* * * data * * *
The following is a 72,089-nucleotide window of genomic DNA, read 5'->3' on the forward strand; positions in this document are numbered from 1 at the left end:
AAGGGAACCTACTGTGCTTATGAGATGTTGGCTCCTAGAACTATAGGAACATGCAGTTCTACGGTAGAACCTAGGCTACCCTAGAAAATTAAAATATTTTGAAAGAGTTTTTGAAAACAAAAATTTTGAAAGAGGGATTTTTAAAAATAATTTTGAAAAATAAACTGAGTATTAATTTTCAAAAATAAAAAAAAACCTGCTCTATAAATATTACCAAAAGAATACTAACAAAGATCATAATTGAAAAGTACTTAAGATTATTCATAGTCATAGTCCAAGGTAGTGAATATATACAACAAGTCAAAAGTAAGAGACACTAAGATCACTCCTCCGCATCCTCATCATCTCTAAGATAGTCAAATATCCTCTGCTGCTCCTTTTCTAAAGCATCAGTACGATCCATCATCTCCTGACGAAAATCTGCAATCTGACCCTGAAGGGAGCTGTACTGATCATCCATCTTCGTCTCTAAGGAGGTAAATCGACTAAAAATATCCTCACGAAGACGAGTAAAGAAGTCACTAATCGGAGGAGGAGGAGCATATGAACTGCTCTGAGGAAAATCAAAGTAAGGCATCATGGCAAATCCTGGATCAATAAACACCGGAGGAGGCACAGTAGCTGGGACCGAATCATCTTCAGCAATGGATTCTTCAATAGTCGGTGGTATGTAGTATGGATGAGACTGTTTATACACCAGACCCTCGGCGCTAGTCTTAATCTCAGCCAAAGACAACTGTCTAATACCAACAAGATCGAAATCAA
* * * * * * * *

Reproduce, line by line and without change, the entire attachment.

The following is a 72,089-nucleotide window of genomic DNA, read 5'->3' on the forward strand; positions in this document are numbered from 1 at the left end:
AAGGGAACCTACTGTGCTTATGAGATGTTGGCTCCTAGAACTATAGGAACATGCAGTTCTACGGTAGAACCTAGGCTACCCTAGAAAATTAAAATATTTTGAAAGAGTTTTTGAAAACAAAAATTTTGAAAGAGGGATTTTTAAAAATAATTTTGAAAAATAAACTGAGTATTAATTTTCAAAAATAAAAAAAAACCTGCTCTATAAATATTACCAAAAGAATACTAACAAAGATCATAATTGAAAAGTACTTAAGATTATTCATAGTCATAGTCCAAGGTAGTGAATATATACAACAAGTCAAAAGTAAGAGACACTAAGATCACTCCTCCGCATCCTCATCATCTCTAAGATAGTCAAATATCCTCTGCTGCTCCTTTTCTAAAGCATCAGTACGATCCATCATCTCCTGACGAAAATCTGCAATCTGACCCTGAAGGGAGCTGTACTGATCATCCATCTTCGTCTCTAAGGAGGTAAATCGACTAAAAATATCCTCACGAAGACGAGTAAAGAAGTCACTAATCGGAGGAGGAGGAGCATATGAACTGCTCTGAGGAAAATCAAAGTAAGGCATCATGGCAAATCCTGGATCAATAAACACCGGAGGAGGCACAGTAGCTGGGACCGAATCATCTTCAGCAATGGATTCTTCAATAGTCGGTGGTATGTAGTATGGATGAGACTGTTTATACACCAGACCCTCGGCGCTAGTCTTAATCTCAGCCAAAGACAACTGTCTAATACCAACAAGATCGAAATCAA